We need to approach preventing type 2 diabetes with three essential elements in mind. First, we must recognize that type 2 diabetes is the result of changes in lifestyle that have occurred gradually with technological advances. Second, we must acknowledge that the realities of changing a person's lifestyle are multidimensional and complicated. And third, we must accept that the Association, and particularly health professionals, must play the pivotal role in leading this effort.

The prevalence and incidence of diabetes has grown 500% in the United States since 1950. The incidence of type 2 diabetes is expected to nearly double worldwide by 2010, from 119 million to 213 million people.

Why is this happening? As we all know, diabetes develops as a result of a yet-to-be-understood interaction between genetics and lifestyle. Specific lifestyle behaviors, such as changes in diet, reduced physical activity, and the alarming worldwide increase in obesity, have been implicated as responsible for the rise in type 2 diabetes. It has been termed "urbanization," "Westernization," and even "Coca-Colanization." Nonetheless, it is the good life: an abundance of food and the technology to decrease our physical work load.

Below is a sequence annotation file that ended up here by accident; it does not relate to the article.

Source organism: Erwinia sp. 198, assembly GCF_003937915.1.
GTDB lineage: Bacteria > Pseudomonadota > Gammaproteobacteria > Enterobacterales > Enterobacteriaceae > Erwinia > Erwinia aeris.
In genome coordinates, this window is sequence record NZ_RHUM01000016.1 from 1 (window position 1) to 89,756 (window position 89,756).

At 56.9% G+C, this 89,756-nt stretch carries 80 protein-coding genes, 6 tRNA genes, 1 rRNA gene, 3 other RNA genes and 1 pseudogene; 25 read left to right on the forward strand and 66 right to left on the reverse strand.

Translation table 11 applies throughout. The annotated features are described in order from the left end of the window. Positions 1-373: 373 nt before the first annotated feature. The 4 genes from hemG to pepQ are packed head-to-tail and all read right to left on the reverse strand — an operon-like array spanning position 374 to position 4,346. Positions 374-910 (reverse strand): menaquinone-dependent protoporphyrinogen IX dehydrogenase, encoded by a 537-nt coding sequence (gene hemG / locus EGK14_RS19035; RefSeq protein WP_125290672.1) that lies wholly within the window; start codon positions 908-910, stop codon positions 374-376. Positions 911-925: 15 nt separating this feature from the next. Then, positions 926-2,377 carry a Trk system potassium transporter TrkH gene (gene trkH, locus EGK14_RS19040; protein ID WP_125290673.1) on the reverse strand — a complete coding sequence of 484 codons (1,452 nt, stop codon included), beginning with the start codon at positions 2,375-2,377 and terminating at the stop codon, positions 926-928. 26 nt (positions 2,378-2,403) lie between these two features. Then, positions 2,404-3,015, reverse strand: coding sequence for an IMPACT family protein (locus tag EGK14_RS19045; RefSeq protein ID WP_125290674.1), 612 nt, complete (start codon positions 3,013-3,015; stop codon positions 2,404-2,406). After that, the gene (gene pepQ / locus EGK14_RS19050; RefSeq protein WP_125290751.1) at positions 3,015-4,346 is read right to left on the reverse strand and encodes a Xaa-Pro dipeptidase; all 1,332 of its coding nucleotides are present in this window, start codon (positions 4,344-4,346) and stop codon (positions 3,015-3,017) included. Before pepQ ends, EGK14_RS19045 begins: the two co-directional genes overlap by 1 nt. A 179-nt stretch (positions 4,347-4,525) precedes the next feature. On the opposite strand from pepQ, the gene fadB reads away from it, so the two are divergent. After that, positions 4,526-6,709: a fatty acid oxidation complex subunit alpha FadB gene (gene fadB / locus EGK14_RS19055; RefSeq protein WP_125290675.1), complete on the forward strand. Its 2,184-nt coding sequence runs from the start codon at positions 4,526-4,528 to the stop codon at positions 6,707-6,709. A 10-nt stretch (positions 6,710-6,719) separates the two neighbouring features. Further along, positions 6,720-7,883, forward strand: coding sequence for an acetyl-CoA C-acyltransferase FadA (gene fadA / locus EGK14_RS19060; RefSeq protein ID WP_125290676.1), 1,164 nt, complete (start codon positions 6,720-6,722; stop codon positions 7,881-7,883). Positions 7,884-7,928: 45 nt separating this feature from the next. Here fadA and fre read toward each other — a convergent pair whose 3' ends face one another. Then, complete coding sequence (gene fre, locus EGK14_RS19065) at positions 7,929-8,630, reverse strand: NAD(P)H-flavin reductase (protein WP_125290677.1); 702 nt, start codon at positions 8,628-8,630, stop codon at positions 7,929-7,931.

Outside of genetics, obesity is the number one risk factor for type 2 diabetes. If the trend toward gaining weight does not change, researchers estimate that 100% of the U.S. population will be obese by 2030. In considering this, our vision to prevent type 2 diabetes must include modifying lifestyles to prevent and treat obesity.

When we consider the magnitude of changing an entire country's lifestyle, it does appear to be a hallucination. We can't ask people to go back, to trade their cars for bikes, to grow their own food, and to forgo even an occasional Big Mac. We must realize, however, that there is no one single cause for obesity. Our environment has changed, but we can also change our environment. It will take a nationwide mobilization of resources and each of us being proactive to facilitate that change.